# Irrational Numbers

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#1
Could someone check my work please? The Problem is: Prove that the cube root of any irrational number is an irrational number.

I let be some irrational number. Then I tried to use proof by contradiction. I assumed that , where and are integers in lowest terms. Therefore and since p and q are in lowest terms this equation implies that , however is an irrational number and so it's impossible for it to be divisible by another integer. This is a contradiction. Our initial assumption that was rational must therefore be false and so the cube root of must be irrational.
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2 years ago
#2
(Original post by FXLander)
Could someone check my work please? The Problem is: Prove that the cube root of any irrational number is an irrational number.

I let be some irrational number. Then I tried to use proof by contradiction. I assumed that , where and are integers in lowest terms. Therefore and since p and q are in lowest terms this equation implies that , however is an irrational number and so it's impossible for it to be divisible by another integer. This is a contradiction. Our initial assumption that was rational must therefore be false and so the cube root of must be irrational.
No, take x^1/3 to be 4^1/3, which is irrational. So Then x = 4 which is rational.

You can consider a prime factorisation of x though and use the fact that if a is prime a|b^n if and only if a|b.

So in your working you should have x is prime and x|p or some prime factor of x divides p.
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2 years ago
#3
This is not true. The equation implies x and q^3 divides p^3. Work from there.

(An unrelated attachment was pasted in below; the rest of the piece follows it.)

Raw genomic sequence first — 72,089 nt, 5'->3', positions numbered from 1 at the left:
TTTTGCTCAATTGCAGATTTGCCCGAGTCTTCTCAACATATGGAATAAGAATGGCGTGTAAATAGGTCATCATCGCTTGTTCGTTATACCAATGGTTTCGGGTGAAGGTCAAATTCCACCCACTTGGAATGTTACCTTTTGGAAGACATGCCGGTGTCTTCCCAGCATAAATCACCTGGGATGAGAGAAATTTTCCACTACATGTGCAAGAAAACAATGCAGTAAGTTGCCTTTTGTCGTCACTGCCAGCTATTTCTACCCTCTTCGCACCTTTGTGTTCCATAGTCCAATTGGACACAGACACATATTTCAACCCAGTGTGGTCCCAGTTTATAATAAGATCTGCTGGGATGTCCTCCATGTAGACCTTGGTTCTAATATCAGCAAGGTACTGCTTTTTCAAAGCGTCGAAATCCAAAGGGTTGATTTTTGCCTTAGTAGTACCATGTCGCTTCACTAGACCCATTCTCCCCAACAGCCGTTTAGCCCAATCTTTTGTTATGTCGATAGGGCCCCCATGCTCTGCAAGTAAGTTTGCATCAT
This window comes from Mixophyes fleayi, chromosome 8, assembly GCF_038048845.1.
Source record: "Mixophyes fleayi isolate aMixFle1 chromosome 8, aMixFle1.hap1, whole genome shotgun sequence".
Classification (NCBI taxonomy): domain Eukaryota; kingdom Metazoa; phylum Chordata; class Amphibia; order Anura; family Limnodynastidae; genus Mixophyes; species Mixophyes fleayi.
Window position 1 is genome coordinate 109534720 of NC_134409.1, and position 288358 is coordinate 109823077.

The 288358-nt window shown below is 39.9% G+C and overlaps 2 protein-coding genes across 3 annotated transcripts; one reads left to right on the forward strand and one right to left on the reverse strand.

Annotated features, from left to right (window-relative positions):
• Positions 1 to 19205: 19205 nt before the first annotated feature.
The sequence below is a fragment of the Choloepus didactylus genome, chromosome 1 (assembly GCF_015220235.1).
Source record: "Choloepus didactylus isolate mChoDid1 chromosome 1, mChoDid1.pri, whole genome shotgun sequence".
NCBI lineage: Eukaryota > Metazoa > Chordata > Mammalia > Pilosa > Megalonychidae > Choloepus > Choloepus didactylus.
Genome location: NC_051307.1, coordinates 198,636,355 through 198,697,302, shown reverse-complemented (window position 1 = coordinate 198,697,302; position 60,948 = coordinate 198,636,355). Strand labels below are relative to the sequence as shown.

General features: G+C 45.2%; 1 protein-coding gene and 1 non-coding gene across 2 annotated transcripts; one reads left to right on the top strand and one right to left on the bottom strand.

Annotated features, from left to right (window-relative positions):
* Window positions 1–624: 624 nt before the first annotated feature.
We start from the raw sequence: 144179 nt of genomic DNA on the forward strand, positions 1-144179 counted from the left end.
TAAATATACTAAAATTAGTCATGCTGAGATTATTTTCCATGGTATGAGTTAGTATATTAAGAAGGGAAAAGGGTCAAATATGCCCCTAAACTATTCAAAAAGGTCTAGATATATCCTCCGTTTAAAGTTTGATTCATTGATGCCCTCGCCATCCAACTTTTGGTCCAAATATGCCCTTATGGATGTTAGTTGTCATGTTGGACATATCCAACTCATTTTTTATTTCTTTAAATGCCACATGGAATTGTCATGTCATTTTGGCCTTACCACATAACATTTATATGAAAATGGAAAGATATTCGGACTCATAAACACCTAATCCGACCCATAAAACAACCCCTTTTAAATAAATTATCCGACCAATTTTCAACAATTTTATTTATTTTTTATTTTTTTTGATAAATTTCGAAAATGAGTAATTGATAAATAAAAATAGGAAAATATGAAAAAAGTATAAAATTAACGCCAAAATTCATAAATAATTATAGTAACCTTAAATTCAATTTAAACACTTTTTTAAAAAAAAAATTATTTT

You can just observe that p^3 and q^3 are both rational, and that irrational mult by (non-zero) rational must be irrational.
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2 years ago
#4
(Original post by NotNotBatman)

You can consider a prime factorisation of x though and use the fact that if a is prime a|b^n if and only if a|b.

So in your working you should have x is prime and x|p or some prime factor of x divides p.
x is irrational, not sure why he needs to assume its prime to deduce that the cube root is irrational. It doesn’t have prime factors.
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#5
(Original post by RDKGames)
This is not true. The equation implies x and q^3 divides p^3. Work from there.

You can just observe that p^3 and q^3 are both rational, and that irrational mult by (non-zero) rational must be irrational.
So from xq^3 = p^3, we can say that p^3 is irrational and similarly q^3 is irrational as well. So is it fine to say that since p and q were assumed to be integers a product of integers can't result in an irrational number, which is the contradiction we need?
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2 years ago
#6
(Original post by FXLander)